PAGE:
From the bottom looking up

After I had Luca, I went down a really deep, dark, sad hole and stayed there for about six months. It’s a sad but true fact that the postpartum depression I had after him basically blocked out all of my memories of him as a small child.

I constantly feel guilt from that, despite the fact that I know I wasn’t in control of it at all. When asked questions about how he was as a baby, or when he himself asks me to tell him stories about when he was a baby  – it tends to leave me with this guilty feeling in the pit of my stomach, because I. don’t. know.

The other day a video popped up on my memories with him walking and clapping his hands. He was 10 months old, wearing a yellow long sleeved shirt and a diaper. I remember that shirt. I remember that brand of diapers. I don’t remember taking the video or anything that happened before or after it. Not a thing.

So imagine my continuing guilt when I sat in a room across from a psychologist, who, after a lengthy Q&A, said that Luca probably has anxiety and depression.

He’s six.

Now, I know that I’m doing the right thing, having him screened early, being an advocate for him, doing what it takes to make it right; but god, I feel so shitty right now. So shitty.

I thought that when I beat the depression that plagued me from 15-20, it was behind me. And then I got beat down again with it after I had Luca, and while I know that I’m mentally in a good place, there’s times where it starts to show it’s ugly face, and I’m aware of it, so I get it in check. I’ve learned over the years how to cope and be and recognize.

I foolishly remember filling out medical history forms, and thinking how I was so thankful that the only family medical issues is depression and anxiety and not cancer or heart problems.

But depression is scary. Especially for boys. They’re always told to man up and get over it. They can’t be emotional or show their true feelings, and I worry. I worry that I won’t be able to reach him or help him heal.

When he had chronic strep throat, we removed his tonsils. He hasn’t been sick since. When he took a header into the bookshelf and got an abscess under his baby tooth, we removed the tooth, and he was fine.  Some day, he will probably need braces. We’ll get him that.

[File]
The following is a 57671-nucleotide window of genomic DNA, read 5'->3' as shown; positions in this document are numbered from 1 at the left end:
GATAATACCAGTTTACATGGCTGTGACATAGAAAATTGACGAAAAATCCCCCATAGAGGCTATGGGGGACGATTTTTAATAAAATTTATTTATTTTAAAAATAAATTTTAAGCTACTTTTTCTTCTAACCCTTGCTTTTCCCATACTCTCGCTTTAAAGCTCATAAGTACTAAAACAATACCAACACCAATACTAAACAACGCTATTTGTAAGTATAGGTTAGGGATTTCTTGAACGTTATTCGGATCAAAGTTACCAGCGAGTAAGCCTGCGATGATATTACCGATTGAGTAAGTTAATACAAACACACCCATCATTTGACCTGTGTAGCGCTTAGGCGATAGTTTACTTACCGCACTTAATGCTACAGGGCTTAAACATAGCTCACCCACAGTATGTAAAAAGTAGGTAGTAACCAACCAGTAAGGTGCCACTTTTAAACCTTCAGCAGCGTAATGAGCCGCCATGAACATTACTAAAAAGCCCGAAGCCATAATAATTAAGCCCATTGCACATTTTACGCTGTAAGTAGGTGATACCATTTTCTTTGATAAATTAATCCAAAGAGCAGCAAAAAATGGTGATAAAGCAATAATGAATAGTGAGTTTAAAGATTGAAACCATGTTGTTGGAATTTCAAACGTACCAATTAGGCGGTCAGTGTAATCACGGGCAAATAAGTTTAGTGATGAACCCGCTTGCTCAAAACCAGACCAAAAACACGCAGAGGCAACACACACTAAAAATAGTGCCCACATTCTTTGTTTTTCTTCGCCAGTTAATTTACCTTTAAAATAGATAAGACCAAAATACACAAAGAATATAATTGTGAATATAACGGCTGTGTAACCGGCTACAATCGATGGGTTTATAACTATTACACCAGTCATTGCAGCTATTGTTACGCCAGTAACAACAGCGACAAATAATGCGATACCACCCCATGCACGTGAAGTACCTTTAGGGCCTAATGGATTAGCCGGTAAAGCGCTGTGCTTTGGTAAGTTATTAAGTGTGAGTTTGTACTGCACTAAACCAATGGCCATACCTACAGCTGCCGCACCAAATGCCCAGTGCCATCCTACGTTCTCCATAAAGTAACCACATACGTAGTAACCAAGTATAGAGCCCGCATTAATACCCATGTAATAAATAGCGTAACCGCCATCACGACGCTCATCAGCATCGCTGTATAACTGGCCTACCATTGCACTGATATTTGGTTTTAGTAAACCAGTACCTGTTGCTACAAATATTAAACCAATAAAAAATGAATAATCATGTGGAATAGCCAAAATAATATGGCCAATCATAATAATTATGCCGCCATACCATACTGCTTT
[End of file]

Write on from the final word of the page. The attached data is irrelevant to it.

But how do you fix something he can’t see?

I told the psychologist today that I’m out of my depth here. That, as far as basic parenting skills go, I’m really good. But I don’t know how to help Luca correctly. I’m afraid that everything I’ve done to help him in the past is all wrong, and I’ve only made it worse. That when he has those tantrums, my approach to helping him isn’t giving him what he needs.

I feel so lost.

When we got back to the car, Luca seemed okay, but then again, I always thought he seemed okay. He then said, “Mama, did you know that we’re all made up of stars? That’s pretty neat.”

“That is pretty neat, little buddy. That’s pretty neat.”

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About Cassie

Two sisters from two misters. What could be more fun?

Posted on April 11, 2016, in Cassie. Bookmark the permalink. 5 Comments.

  1. Keep your head up. I wish j had better words, but I don’t. I understand your fears and your past so very well, and yet there are still no words to help ease your current situation. Have faith in him, he’ll be alright.

  2. Maybe you can’t give him all the help he needs, but you know where to go on order to get more help. That is a lot! There are many parents playing it down or even downright denying the possibility that their child may have depression or anxiety. It is so so good and important that you accept the possibility and also that you accept your possible limits.
    As Melissa said, this will not erase the feeling of being lost, or being scared, or being afraid for him. But from an outsider’s view, there is so much light I see in this situation! Having you on his side will help your star baby so much …

  3. I’ve never known you not to do the right thing. It’s just what you do.

    You’ll all get through this, you’ll see.

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